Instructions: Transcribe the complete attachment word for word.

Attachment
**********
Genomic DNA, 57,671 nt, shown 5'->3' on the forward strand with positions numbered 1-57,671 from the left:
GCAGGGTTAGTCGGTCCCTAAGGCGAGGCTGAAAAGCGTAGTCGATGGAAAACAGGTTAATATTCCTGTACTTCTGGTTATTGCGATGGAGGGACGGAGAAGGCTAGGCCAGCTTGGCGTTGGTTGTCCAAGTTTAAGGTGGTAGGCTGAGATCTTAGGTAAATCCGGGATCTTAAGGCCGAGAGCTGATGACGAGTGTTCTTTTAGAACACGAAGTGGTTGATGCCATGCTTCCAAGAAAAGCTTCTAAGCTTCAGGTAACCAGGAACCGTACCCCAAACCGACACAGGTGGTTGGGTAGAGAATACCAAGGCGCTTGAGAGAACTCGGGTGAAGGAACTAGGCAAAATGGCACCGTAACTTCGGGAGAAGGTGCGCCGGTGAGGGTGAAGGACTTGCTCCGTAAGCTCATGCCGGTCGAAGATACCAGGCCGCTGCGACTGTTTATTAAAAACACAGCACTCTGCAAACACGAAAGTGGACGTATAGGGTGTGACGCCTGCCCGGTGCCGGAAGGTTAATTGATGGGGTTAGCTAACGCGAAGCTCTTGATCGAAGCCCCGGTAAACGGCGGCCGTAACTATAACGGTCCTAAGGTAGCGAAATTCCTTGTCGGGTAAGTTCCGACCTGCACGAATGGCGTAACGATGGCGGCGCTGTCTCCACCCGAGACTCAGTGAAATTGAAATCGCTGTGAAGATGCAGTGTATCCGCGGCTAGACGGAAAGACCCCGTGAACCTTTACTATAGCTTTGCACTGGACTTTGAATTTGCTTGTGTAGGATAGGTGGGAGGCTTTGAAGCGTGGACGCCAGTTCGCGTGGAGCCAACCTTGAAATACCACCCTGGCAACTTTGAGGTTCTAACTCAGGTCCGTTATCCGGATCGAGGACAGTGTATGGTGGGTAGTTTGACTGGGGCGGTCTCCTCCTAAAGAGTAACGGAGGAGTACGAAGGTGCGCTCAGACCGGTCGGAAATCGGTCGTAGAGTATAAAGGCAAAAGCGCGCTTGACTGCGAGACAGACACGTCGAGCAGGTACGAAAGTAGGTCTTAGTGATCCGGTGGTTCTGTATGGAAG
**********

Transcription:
Genomic DNA, 57,671 nt, shown 5'->3' on the forward strand with positions numbered 1-57,671 from the left:
GCAGGGTTAGTCGGTCCCTAAGGCGAGGCTGAAAAGCGTAGTCGATGGAAAACAGGTTAATATTCCTGTACTTCTGGTTATTGCGATGGAGGGACGGAGAAGGCTAGGCCAGCTTGGCGTTGGTTGTCCAAGTTTAAGGTGGTAGGCTGAGATCTTAGGTAAATCCGGGATCTTAAGGCCGAGAGCTGATGACGAGTGTTCTTTTAGAACACGAAGTGGTTGATGCCATGCTTCCAAGAAAAGCTTCTAAGCTTCAGGTAACCAGGAACCGTACCCCAAACCGACACAGGTGGTTGGGTAGAGAATACCAAGGCGCTTGAGAGAACTCGGGTGAAGGAACTAGGCAAAATGGCACCGTAACTTCGGGAGAAGGTGCGCCGGTGAGGGTGAAGGACTTGCTCCGTAAGCTCATGCCGGTCGAAGATACCAGGCCGCTGCGACTGTTTATTAAAAACACAGCACTCTGCAAACACGAAAGTGGACGTATAGGGTGTGACGCCTGCCCGGTGCCGGAAGGTTAATTGATGGGGTTAGCTAACGCGAAGCTCTTGATCGAAGCCCCGGTAAACGGCGGCCGTAACTATAACGGTCCTAAGGTAGCGAAATTCCTTGTCGGGTAAGTTCCGACCTGCACGAATGGCGTAACGATGGCGGCGCTGTCTCCACCCGAGACTCAGTGAAATTGAAATCGCTGTGAAGATGCAGTGTATCCGCGGCTAGACGGAAAGACCCCGTGAACCTTTACTATAGCTTTGCACTGGACTTTGAATTTGCTTGTGTAGGATAGGTGGGAGGCTTTGAAGCGTGGACGCCAGTTCGCGTGGAGCCAACCTTGAAATACCACCCTGGCAACTTTGAGGTTCTAACTCAGGTCCGTTATCCGGATCGAGGACAGTGTATGGTGGGTAGTTTGACTGGGGCGGTCTCCTCCTAAAGAGTAACGGAGGAGTACGAAGGTGCGCTCAGACCGGTCGGAAATCGGTCGTAGAGTATAAAGGCAAAAGCGCGCTTGACTGCGAGACAGACACGTCGAGCAGGTACGAAAGTAGGTCTTAGTGATCCGGTGGTTCTGTATGGAAG